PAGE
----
This is a very welcome piece of legislation. I am encouraged that the Scottish Government is minded to consent to it in relation to the devolved areas that it touches on, and the Conservatives are happy to support the motion this afternoon.


Daniel Johnson (Edinburgh Southern) (Lab)

I begin with a moment of levity: if Murdo Fraser is concerned about nuisance text messages, maybe he should just unsubscribe from the Conservative group WhatsApp group.

I am grateful for the work that the committee has done. This is a technical but important piece of legislation, as data is incredibly important to the economy. Data has the power to drive growth and innovation, create new businesses across the country and transform our public services. However, as our lives gradually move further online, it is essential that citizens have control over their own data. That is why it is essential that data legislation is modernised and why we support the principle of the bill.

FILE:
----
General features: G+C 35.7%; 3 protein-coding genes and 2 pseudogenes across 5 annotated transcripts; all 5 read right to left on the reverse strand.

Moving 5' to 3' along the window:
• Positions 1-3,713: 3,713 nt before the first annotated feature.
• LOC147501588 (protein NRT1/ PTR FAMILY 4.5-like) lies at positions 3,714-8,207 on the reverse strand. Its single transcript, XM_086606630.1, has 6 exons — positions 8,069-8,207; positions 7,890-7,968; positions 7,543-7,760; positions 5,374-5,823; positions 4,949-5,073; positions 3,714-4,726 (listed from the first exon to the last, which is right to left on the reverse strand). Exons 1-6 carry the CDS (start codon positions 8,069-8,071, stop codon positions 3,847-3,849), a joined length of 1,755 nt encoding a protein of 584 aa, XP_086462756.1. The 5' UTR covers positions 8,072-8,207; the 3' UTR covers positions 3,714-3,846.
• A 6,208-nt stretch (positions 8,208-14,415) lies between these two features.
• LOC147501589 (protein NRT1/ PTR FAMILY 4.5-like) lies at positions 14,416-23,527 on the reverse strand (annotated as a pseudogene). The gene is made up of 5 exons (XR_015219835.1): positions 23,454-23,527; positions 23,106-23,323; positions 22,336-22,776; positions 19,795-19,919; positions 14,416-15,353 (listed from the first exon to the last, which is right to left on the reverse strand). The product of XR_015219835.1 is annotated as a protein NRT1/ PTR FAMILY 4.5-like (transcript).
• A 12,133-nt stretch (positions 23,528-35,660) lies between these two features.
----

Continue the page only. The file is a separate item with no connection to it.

The Labour Party agrees that a new digital verification framework is required, and we support the UK Government’s aim to strengthen the enforcement powers of the Information Commissioner’s Office. However, I note our concerns, particularly with the way in which the UK Government loaded additional amendments at the last moment, ahead of the third reading. On the last day, 240 amendments were added to the bill, which made consideration and scrutiny of the bill as it went through the House of Commons at the third reading incredibly hard. For example, the bill will make it harder to make a successful subject access request and will remove the automatic right to human review in scenarios such as mortgage and loan approvals.